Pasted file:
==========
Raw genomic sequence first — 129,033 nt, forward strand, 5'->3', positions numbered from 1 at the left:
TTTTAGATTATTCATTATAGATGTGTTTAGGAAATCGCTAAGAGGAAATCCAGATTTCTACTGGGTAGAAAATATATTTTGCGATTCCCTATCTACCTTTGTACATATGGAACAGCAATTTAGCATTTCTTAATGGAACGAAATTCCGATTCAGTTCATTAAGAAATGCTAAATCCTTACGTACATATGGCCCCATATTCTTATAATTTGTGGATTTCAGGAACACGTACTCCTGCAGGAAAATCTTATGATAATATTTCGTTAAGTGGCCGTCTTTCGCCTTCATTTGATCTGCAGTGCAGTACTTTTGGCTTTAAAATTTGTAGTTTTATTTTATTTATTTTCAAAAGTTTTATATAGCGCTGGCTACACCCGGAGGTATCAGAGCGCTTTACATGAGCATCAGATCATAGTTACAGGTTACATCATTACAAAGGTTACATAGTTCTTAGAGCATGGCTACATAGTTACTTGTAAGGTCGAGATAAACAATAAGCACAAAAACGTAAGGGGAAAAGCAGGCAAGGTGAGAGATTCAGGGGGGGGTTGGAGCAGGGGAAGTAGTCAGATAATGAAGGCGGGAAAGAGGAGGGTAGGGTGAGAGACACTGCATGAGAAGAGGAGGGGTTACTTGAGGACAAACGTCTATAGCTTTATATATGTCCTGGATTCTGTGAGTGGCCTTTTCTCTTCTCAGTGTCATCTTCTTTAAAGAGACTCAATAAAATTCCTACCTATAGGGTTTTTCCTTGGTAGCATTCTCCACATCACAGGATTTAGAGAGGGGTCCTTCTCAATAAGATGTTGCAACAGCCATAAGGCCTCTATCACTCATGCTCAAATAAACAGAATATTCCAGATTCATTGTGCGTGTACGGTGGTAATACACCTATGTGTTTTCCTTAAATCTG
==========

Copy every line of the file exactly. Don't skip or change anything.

Raw genomic sequence first — 129,033 nt, forward strand, 5'->3', positions numbered from 1 at the left:
TTTTAGATTATTCATTATAGATGTGTTTAGGAAATCGCTAAGAGGAAATCCAGATTTCTACTGGGTAGAAAATATATTTTGCGATTCCCTATCTACCTTTGTACATATGGAACAGCAATTTAGCATTTCTTAATGGAACGAAATTCCGATTCAGTTCATTAAGAAATGCTAAATCCTTACGTACATATGGCCCCATATTCTTATAATTTGTGGATTTCAGGAACACGTACTCCTGCAGGAAAATCTTATGATAATATTTCGTTAAGTGGCCGTCTTTCGCCTTCATTTGATCTGCAGTGCAGTACTTTTGGCTTTAAAATTTGTAGTTTTATTTTATTTATTTTCAAAAGTTTTATATAGCGCTGGCTACACCCGGAGGTATCAGAGCGCTTTACATGAGCATCAGATCATAGTTACAGGTTACATCATTACAAAGGTTACATAGTTCTTAGAGCATGGCTACATAGTTACTTGTAAGGTCGAGATAAACAATAAGCACAAAAACGTAAGGGGAAAAGCAGGCAAGGTGAGAGATTCAGGGGGGGGTTGGAGCAGGGGAAGTAGTCAGATAATGAAGGCGGGAAAGAGGAGGGTAGGGTGAGAGACACTGCATGAGAAGAGGAGGGGTTACTTGAGGACAAACGTCTATAGCTTTATATATGTCCTGGATTCTGTGAGTGGCCTTTTCTCTTCTCAGTGTCATCTTCTTTAAAGAGACTCAATAAAATTCCTACCTATAGGGTTTTTCCTTGGTAGCATTCTCCACATCACAGGATTTAGAGAGGGGTCCTTCTCAATAAGATGTTGCAACAGCCATAAGGCCTCTATCACTCATGCTCAAATAAACAGAATATTCCAGATTCATTGTGCGTGTACGGTGGTAATACACCTATGTGTTTTCCTTAAATCTG